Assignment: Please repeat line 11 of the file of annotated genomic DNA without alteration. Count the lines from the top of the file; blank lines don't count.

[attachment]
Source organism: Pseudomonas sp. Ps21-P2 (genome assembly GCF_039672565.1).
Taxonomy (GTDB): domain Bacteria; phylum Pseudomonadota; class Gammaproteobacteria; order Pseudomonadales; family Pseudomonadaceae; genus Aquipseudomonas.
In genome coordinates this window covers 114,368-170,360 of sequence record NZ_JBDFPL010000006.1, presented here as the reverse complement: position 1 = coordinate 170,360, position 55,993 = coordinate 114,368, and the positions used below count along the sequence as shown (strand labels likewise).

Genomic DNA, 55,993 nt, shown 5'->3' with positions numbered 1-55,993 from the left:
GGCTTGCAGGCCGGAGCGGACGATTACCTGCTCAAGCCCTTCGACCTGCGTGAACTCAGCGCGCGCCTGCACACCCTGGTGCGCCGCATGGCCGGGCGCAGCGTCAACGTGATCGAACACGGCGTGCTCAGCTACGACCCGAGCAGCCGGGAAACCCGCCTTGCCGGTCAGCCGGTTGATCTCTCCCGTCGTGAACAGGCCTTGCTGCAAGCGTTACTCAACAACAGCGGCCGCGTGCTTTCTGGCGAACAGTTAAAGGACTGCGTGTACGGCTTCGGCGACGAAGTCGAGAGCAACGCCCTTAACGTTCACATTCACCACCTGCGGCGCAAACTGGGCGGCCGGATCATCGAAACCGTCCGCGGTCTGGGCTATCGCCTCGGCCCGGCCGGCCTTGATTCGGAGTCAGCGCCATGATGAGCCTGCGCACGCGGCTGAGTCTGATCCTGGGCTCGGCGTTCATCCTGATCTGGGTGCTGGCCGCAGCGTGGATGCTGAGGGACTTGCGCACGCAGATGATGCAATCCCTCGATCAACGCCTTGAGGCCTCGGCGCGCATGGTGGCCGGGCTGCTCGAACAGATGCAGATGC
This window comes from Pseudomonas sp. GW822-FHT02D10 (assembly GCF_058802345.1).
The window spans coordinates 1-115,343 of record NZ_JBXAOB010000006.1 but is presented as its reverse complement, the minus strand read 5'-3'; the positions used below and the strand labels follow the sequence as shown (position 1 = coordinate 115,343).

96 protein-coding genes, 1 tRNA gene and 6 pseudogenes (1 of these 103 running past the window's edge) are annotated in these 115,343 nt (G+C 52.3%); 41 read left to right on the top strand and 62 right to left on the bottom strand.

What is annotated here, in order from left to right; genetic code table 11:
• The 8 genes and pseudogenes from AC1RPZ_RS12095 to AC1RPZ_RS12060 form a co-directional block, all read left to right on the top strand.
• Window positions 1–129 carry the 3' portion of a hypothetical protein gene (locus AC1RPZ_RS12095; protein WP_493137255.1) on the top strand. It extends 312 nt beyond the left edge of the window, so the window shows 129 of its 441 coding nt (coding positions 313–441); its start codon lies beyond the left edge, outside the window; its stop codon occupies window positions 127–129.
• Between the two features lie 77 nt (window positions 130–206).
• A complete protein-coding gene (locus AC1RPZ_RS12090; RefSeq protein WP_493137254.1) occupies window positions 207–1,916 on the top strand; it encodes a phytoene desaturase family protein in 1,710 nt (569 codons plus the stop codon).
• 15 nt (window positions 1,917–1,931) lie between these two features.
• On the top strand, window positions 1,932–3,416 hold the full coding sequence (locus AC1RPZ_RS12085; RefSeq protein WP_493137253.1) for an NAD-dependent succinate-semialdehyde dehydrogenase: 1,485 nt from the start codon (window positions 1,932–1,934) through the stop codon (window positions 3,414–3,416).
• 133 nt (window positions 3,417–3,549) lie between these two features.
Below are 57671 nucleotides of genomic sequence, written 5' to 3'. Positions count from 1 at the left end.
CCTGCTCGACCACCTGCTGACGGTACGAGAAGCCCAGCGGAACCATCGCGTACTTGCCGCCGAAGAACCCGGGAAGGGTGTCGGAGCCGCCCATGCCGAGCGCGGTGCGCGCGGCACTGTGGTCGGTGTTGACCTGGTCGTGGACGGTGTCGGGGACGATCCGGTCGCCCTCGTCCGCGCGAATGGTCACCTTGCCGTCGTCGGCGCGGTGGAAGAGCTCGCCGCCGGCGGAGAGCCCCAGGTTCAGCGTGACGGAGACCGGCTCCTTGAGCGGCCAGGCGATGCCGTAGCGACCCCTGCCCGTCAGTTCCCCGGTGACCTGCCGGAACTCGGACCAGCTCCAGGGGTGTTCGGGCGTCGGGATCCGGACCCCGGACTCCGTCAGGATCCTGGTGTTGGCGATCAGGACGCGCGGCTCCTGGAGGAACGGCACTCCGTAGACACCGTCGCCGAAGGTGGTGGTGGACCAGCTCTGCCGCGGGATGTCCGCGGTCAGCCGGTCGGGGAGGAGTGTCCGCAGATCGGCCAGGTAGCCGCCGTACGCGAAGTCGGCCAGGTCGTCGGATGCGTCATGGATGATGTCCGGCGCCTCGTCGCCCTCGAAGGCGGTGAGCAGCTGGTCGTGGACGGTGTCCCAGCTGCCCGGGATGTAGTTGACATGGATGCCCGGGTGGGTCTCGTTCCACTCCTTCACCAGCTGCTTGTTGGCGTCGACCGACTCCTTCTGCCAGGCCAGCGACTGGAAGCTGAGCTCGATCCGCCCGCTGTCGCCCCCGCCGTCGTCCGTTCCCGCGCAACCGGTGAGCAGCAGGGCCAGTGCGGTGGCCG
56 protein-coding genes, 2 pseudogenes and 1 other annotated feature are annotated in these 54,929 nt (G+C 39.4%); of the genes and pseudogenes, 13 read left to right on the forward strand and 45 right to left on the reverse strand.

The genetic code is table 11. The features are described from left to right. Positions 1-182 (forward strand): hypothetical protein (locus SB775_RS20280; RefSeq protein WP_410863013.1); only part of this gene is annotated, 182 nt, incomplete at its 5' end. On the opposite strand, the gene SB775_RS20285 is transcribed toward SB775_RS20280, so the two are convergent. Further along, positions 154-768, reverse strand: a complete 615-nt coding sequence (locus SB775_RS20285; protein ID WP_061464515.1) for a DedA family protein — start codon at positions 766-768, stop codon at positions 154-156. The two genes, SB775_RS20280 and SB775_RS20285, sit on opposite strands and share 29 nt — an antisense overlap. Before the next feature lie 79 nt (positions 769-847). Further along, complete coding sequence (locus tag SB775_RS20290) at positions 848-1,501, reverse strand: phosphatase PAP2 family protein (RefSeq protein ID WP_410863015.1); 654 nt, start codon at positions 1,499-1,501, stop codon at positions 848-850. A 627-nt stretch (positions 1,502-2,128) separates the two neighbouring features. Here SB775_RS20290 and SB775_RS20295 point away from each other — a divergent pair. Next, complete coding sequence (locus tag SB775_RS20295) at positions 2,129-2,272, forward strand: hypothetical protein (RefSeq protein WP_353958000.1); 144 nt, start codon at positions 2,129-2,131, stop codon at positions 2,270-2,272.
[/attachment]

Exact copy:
• Window positions 1–129 carry the 3' portion of a hypothetical protein gene (locus AC1RPZ_RS12095; protein WP_493137255.1) on the top strand. It extends 312 nt beyond the left edge of the window, so the window shows 129 of its 441 coding nt (coding positions 313–441); its start codon lies beyond the left edge, outside the window; its stop codon occupies window positions 127–129.